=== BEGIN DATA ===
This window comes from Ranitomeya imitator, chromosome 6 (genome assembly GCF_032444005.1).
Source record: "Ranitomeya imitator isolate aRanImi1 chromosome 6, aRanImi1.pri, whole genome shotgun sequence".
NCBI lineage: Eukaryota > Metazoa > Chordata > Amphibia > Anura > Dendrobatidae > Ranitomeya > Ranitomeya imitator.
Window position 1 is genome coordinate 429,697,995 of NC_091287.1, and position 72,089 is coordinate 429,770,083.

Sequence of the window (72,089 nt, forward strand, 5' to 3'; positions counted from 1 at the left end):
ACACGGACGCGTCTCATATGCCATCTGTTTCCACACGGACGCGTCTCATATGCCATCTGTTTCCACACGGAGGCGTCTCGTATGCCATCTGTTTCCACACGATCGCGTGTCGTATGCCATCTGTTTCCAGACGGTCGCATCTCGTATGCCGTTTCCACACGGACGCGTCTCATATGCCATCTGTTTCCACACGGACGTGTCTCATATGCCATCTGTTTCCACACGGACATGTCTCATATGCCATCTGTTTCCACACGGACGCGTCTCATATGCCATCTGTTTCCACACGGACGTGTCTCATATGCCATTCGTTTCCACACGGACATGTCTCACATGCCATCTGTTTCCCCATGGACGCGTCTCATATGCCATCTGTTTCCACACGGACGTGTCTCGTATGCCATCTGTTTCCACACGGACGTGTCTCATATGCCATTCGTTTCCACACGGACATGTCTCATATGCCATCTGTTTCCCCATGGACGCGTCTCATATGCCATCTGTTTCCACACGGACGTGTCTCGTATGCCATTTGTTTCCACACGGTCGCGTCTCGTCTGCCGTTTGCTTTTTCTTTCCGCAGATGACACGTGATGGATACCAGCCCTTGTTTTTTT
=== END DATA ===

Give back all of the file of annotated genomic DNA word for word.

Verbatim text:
This window comes from Ranitomeya imitator, chromosome 6 (genome assembly GCF_032444005.1).
Source record: "Ranitomeya imitator isolate aRanImi1 chromosome 6, aRanImi1.pri, whole genome shotgun sequence".
NCBI lineage: Eukaryota > Metazoa > Chordata > Amphibia > Anura > Dendrobatidae > Ranitomeya > Ranitomeya imitator.
Window position 1 is genome coordinate 429,697,995 of NC_091287.1, and position 72,089 is coordinate 429,770,083.

Sequence of the window (72,089 nt, forward strand, 5' to 3'; positions counted from 1 at the left end):
ACACGGACGCGTCTCATATGCCATCTGTTTCCACACGGACGCGTCTCATATGCCATCTGTTTCCACACGGAGGCGTCTCGTATGCCATCTGTTTCCACACGATCGCGTGTCGTATGCCATCTGTTTCCAGACGGTCGCATCTCGTATGCCGTTTCCACACGGACGCGTCTCATATGCCATCTGTTTCCACACGGACGTGTCTCATATGCCATCTGTTTCCACACGGACATGTCTCATATGCCATCTGTTTCCACACGGACGCGTCTCATATGCCATCTGTTTCCACACGGACGTGTCTCATATGCCATTCGTTTCCACACGGACATGTCTCACATGCCATCTGTTTCCCCATGGACGCGTCTCATATGCCATCTGTTTCCACACGGACGTGTCTCGTATGCCATCTGTTTCCACACGGACGTGTCTCATATGCCATTCGTTTCCACACGGACATGTCTCATATGCCATCTGTTTCCCCATGGACGCGTCTCATATGCCATCTGTTTCCACACGGACGTGTCTCGTATGCCATTTGTTTCCACACGGTCGCGTCTCGTCTGCCGTTTGCTTTTTCTTTCCGCAGATGACACGTGATGGATACCAGCCCTTGTTTTTTT